Running inside: Things to keep in mind on a treadmill

with advice from Jeff Rothstein, MS, CSCS and Robyn Smith, PT, MS, SCS

Running inside: Things to keep in mind on a treadmill

As the first cold front crawls across the country, many people are transitioning from running outside in their neighborhoods to running inside on a treadmill. And while our experts point out that there physically should be minimal difference in your form whether running outside or inside, there are some factors that people should remember when coming indoors to a treadmill.

  1. Your terrain has evened out.

Why does treadmill running feel easier than running outdoors? “Running on a controlled surface doesn’t require your body to maneuver around obstacles as we would in the road or on a sidewalk,” answers Robyn Smith, a physical therapist at The Center for Physical Rehabilitation, a Physiquality network clinic in Michigan.

Those obstacles can actually help you avoid injury. Jeff Rothstein, an exercise physiologist at the PT Center for Sports Medicine (a Physiquality network member in Akron, Ohio), points out that such changing surfaces force the neuromuscular system to react and adapt to its environment, making you aware of your running form as you move through such obstacles. He advises focusing on the feet striking the belt evenly, and keeping an appropriate forward lean, in order to maintain proper form. He also suggests adding single-leg balance exercises into your training regimen, to make up for losing such challenges to your balance in the field.

You no longer are running against the wind.

  1. You no longer are running against the wind.

Research has shown that wind resistance can significantly increase workload,” notes Jeff. “It has even been used as a speed-development tool.” And while he has worked with runners that feel they have lost speed after running on a treadmill vs. running outdoors, he and Robyn agree that simply adjusting the incline on the treadmill to 1-2% will make up for any loss of wind resistance.

  1. You are now running on a moving surface.

Both of our experts have witnessed runners changing their gait when reacting to the treadmill belt; Jeff has seen some take longer strides to “keep up” with the belt, while others have shortened their stride. Robyn points out that a shorter stride can actually be beneficial; she notes, “by landing closer to your center of mass, you decrease the force placed on your legs and feet,” reducing the wear and tear on your joints.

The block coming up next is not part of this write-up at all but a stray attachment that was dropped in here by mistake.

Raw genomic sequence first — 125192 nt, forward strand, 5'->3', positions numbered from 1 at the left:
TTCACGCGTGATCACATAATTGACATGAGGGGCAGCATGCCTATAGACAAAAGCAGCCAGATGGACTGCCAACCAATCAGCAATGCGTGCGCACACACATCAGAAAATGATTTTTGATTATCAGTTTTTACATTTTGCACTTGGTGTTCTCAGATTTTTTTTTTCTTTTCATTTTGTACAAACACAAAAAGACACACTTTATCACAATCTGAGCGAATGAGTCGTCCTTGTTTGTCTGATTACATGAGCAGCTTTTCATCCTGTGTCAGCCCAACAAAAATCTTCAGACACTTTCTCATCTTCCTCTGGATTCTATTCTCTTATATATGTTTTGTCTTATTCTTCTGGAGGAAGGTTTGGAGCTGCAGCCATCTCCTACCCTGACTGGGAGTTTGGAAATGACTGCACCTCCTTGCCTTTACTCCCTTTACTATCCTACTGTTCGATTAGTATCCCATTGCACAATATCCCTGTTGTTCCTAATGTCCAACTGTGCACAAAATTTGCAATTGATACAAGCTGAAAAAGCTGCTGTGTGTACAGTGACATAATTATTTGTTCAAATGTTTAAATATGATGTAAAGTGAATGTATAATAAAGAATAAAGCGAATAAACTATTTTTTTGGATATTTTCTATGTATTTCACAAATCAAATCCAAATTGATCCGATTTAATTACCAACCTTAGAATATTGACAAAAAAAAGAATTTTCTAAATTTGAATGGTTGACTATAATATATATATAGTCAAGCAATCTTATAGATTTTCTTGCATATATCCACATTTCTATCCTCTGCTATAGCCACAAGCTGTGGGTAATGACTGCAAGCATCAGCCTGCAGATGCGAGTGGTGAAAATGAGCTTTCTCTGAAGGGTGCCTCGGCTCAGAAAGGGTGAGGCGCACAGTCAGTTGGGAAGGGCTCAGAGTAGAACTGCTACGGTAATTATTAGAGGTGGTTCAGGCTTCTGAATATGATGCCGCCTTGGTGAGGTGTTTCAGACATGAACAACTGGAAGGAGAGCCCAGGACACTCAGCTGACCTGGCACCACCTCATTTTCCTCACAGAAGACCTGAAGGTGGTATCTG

You are now running on a moving surface.Jeff says some runners also change their posture when adapting to a treadmill, either leaning too far forward or maintaining a stiff upright posture in order to avoid falling. Robyn suggests using a mirror or reflection in a window to maintain the slight forward lean that Jeff mentioned earlier.

If you’re unsure about your stride and/or posture, consider consulting with a physical therapist or running coach to make sure that you’re maintaining the same form you had when running outside. The changing weather shouldn’t keep you from your favorite activity, and it’s always better to consult with an expert before you develop an injury, rather than when you’re recuperating from one.

Jeff Rothstein, MS, CSCS, is an exercise physiologist and Director of Sports Enhancement at the PT Center for Sports Medicine, a Physiquality network physical therapy clinic in Akron, Ohio. A certified strength and conditioning specialist, he is particularly interested in sport-specific strength and conditioning and ACL injury screening and prevention.

Robyn Smith, PT, MS, SCS, is a physical therapist at The Center for Physical Rehabilitation, a Physiquality network physical therapy clinic with four locations throughout Grand Rapids, Michigan. Board-certified as a sports clinical specialist, she has lectured international on such topics as gait, injury prevention and ACL injuries in female athletes.

  Follow us on Facebook to learn when new blog entries and articles are posted on!  

See all pqBlog entries.

For further reading, look through our selection of articles on running, in addition to the below links:

Reynolds, Gretchen. Finding your ideal running form. New York Times, August 29, 2012.

Parker-Pope, Tara. Finding a sustainable running form. New York Times, June 25, 2012.

Proper running techniques. Physiquality, April 16, 2012.

Preventing running injuries. Physiquality, November 1, 2011.

Fell, James S. The pull to exercise outdoors. Los Angeles Times, October 31, 2011.

Crowell, Harrison Philip and Irene S. Davis. Gait retraining to reduce lower extremity loading in runners. Clinical Biomechanics. 2011 Jan: 26(1): 78-83.

Garceau, Luke, Erich J. Petushek, Christina R. Feldmann, et al. Resisted speed development: The effect of wind speed. Journal of Strength and Conditioning Research. 2010 Jan; 24(1): 1.

Reynolds, Gretchen. How to prevent stress fractures. New York Times, December 1, 2009.

The material and information contained on this Web site is for information only and is not intended to serve as medical advice or consultation.

Consult your personal physician before beginning any exercise program or self-treatment.